The C-HR initially debuted as a Scion idea from Toyota’s now-defunct youth-oriented brand. After some retooling, it resurfaced at the 2016 Los Angeles Auto Show under the Toyota badge, but its target market hasn’t altered: young millennial-generation buyers.
The C-HR is the same size as subcompact SUVs like the Honda HR-V, Jeep Renegade and Chevrolet Trax. Compare all four here.
2018 Toyota C-HR Design
Emphasizes include swollen and oversized fenders, covert rear door handles in the vehicle’s rear roof pillars, 3-D taillights that protrude from the vehicle, and a rear lip-spoiler with a functional wing. Standard equipment consists of 18-inch aluminum wheels, projector beam headlights with LED running lights, and power adjustable heated and folding outdoors mirrors.
It’s in the cabin, however, that Toyota nails the stylish vibe. It uses a mix of higher-grade surface areas (nicely padded plastic on the dash) and some more thrifty locations (chintzy center console cover), and a few parts combine to make it pop: A subtle diamond pattern sweeps through the cabin, from the sharp, blingy plastic molding in the door panel to the diamond-patterned headliner. Lots of controls on the panel and steering wheel are likewise in a diamond shape.
Front-seat area readies, with a lot of headroom and legroom, but the sloping roofline comes at the cost of rear visibility. In the backseat, however, the C-HR’s sloping shape doesn’t consume into headroom; the Toyota matches the HR-V at 38.3 inches, and the Renegade and Trax provide just a smidge more. In regards to legroom, nevertheless, it tracks rivals by a number of inches. At 5-feet 6-inches, I had sufficient space, however the rear seat still felt closed in; outward visibility through the tiny side windows is dreadful.
Behind the rear seats, there’s simply 19.0 cubic feet of area. That’s a bit more than the Renegade and Trax but much less than the HR-V. The seats fold quickly in a 60/40 split to produce 36.4 cubic feet– much less than all three competitors.
2018 Toyota C-HR Engine
Lower your expectations. In spite of all its styling flash, the C-HR fizzles on the road. Its sole powertrain is a 144-horsepower, 2.0-liter four-cylinder engine that drives the front wheels through a constantly variable automatic transmission. Departures are appropriate however definitely not vibrant, and the CVT is stingy in spooling out more power for passing and merging. Sport mode makes the C-HR feel more responsive and keeps engine rpm higher for much better velocity. It likewise firms up the steering for a weightier feel, but the impact is still too docile for something with such sporty objectives. In Japan, the C-HR is readily available with a turbocharged engine and all-wheel drive– a combo that would no doubt increase the fun element.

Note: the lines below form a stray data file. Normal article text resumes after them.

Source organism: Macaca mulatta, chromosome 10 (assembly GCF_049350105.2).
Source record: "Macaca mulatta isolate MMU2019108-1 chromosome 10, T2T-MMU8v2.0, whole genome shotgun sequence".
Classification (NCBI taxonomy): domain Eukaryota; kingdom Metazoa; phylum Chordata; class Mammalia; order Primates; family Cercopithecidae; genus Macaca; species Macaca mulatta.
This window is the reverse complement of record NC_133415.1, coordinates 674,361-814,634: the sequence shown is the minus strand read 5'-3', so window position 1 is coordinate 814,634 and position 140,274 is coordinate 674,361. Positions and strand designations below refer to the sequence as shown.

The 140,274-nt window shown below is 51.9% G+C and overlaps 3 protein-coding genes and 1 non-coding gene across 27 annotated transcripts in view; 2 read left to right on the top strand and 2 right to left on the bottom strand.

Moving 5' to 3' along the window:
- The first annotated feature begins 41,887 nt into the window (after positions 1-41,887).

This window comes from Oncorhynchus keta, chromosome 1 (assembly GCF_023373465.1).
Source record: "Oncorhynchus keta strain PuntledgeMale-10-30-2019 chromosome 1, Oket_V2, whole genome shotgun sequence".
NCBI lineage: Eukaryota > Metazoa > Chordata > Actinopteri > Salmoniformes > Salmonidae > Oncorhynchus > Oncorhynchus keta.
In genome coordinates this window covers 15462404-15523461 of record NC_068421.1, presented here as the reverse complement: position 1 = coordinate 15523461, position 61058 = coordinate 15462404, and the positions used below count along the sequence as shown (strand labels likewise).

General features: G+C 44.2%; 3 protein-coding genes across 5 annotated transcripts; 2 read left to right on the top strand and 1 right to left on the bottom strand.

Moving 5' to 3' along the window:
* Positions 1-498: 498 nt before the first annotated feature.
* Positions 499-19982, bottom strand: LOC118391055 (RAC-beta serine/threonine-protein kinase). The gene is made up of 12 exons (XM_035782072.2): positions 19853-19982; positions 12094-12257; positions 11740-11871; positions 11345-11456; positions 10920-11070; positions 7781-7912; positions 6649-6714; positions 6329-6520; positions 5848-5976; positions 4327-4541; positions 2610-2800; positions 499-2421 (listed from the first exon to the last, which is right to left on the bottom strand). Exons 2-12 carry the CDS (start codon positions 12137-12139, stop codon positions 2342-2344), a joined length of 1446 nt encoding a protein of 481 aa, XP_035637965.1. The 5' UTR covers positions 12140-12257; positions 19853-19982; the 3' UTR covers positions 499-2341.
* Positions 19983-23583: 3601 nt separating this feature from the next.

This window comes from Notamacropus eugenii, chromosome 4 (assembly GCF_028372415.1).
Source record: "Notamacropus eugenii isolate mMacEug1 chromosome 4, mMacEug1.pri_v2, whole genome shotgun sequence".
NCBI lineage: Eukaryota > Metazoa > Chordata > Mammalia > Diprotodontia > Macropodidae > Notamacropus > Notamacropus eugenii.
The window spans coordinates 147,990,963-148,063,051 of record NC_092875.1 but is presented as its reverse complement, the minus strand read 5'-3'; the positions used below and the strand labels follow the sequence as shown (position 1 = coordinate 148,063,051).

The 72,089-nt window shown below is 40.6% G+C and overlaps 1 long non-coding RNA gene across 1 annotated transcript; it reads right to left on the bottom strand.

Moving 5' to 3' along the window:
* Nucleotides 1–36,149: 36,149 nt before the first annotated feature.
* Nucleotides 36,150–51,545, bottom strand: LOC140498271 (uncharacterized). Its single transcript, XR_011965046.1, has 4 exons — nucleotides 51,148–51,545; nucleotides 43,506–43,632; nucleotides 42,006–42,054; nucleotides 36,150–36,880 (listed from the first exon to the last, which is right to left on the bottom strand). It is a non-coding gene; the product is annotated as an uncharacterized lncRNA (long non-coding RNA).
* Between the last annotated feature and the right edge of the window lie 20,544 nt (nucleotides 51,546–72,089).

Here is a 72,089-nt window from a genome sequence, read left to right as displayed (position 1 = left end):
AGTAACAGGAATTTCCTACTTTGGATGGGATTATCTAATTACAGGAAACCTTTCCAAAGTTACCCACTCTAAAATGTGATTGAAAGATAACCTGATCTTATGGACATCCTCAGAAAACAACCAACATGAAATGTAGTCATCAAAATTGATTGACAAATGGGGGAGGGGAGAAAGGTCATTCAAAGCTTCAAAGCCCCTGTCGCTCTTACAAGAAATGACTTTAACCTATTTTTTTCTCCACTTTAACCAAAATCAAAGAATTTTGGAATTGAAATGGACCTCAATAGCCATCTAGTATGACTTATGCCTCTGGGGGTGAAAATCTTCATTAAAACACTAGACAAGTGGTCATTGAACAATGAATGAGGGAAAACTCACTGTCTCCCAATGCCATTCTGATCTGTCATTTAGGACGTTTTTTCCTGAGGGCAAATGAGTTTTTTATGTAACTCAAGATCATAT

In regards to fuel economy, the C-HR is mid-pack to name a few subcompact SUVs. It’s EPA-rated at 27/31/29 mpg city/highway/combined. Automatic, front-wheel-drive versions of the Honda HR-V are rated 28/34/31 mpg, while the Jeep Renegade is 22/30/25 mpg and Chevrolet Trax is 25/33/28 mpg.
2018 Toyota C-HR Price
The base XLE model is $23,460, including location. Yes, that’s more than base 2WD versions of the HR-V ($20,405), Trax ($21,895) and Renegade ($19,090), however the C-HR is fully equipped with loads of standard safety features– many of which aren’t even offered in other places in this class. Forward collision caution with pedestrian detection, automatic emergency situation braking, lane departure warning with steering assist, automated high-beam headlights, and adaptive cruise control are all requirement. It has not yet been crash-tested, nevertheless.
The XLE Premium is $25,310 and adds heated front seats, a power lumbar change for the motorist’s seat, puddle lights, foglights, push-button start and a blind area warning system with rear cross-traffic alert. One more curiosity in the features department: A backup electronic camera is basic, but its small image is displayed in the rearview mirror instead of the multimedia screen– an old-fashioned and unhelpful setup.